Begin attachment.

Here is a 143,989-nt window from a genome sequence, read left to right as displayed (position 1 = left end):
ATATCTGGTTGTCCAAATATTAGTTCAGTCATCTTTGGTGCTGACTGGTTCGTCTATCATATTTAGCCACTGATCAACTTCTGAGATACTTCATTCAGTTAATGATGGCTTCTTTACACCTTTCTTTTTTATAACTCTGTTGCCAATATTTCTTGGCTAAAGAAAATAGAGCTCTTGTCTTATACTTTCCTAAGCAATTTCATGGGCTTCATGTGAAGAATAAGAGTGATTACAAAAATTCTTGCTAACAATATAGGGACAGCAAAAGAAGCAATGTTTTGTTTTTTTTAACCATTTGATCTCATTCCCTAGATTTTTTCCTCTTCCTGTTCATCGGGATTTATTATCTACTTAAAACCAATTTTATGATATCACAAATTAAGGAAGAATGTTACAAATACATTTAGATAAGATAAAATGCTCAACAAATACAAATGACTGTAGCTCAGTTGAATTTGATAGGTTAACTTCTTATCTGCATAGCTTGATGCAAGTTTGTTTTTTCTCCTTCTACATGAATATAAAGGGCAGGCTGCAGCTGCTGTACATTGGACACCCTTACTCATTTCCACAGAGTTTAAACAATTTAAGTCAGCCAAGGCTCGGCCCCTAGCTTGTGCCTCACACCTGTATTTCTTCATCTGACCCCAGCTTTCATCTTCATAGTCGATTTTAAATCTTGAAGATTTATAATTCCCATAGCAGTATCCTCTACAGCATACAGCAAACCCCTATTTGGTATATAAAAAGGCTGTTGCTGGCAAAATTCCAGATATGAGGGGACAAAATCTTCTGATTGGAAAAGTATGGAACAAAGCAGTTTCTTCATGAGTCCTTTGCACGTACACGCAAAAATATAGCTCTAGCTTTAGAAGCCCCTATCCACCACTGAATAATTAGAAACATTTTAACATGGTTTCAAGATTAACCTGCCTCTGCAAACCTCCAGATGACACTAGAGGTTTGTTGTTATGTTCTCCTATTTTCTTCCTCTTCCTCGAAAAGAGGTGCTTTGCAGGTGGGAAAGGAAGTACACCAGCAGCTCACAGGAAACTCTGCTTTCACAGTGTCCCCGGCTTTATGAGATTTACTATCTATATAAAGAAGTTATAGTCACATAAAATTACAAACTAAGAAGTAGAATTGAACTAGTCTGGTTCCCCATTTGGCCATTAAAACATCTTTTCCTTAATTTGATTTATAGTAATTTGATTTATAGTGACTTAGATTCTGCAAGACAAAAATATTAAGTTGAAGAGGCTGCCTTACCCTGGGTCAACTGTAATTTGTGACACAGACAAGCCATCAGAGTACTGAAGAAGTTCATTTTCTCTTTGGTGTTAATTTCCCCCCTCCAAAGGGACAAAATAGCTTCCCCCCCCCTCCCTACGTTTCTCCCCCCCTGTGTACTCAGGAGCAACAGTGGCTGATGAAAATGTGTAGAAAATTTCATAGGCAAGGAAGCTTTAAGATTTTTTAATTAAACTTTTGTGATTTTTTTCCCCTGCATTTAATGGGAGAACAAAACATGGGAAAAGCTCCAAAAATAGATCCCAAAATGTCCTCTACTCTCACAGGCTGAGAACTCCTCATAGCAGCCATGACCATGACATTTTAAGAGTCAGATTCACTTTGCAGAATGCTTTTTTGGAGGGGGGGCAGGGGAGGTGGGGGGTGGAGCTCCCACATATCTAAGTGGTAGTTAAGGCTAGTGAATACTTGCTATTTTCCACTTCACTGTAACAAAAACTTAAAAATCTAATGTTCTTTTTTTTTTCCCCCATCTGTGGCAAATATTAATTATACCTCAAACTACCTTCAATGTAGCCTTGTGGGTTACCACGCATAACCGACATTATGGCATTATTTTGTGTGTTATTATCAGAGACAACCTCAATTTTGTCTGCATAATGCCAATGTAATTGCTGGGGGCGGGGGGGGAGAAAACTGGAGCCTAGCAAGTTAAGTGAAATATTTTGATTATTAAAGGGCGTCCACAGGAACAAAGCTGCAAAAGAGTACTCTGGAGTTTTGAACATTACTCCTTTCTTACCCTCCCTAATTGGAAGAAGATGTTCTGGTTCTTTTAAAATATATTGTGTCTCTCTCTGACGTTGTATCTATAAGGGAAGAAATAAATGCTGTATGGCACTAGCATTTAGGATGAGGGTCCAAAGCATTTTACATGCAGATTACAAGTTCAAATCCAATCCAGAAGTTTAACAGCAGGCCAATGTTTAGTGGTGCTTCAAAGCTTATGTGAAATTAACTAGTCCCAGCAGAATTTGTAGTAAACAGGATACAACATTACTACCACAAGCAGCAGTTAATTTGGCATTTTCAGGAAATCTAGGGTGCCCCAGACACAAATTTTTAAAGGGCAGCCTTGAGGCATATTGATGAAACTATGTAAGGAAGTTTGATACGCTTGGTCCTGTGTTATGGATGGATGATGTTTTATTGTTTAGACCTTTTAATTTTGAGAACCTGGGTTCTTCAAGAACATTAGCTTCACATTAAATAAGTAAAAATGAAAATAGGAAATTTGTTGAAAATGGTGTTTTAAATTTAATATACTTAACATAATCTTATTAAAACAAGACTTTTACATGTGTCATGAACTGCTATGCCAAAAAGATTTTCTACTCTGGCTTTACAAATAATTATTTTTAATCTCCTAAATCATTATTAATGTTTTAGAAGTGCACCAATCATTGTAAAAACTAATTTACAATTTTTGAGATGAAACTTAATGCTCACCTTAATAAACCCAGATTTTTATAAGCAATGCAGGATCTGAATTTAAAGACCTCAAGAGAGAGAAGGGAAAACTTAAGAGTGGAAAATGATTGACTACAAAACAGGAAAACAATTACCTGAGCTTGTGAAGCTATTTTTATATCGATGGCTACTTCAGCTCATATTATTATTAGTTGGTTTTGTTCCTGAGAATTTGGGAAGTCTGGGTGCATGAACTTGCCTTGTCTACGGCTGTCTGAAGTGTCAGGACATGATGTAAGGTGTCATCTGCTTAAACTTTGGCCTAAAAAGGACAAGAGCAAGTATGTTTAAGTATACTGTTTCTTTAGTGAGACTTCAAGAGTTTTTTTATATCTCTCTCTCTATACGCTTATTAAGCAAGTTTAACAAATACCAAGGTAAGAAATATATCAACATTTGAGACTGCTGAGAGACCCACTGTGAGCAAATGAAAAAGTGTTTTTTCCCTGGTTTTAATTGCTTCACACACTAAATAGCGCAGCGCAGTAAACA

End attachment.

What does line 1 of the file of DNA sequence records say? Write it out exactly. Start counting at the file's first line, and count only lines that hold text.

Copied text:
Here is a 143,989-nt window from a genome sequence, read left to right as displayed (position 1 = left end):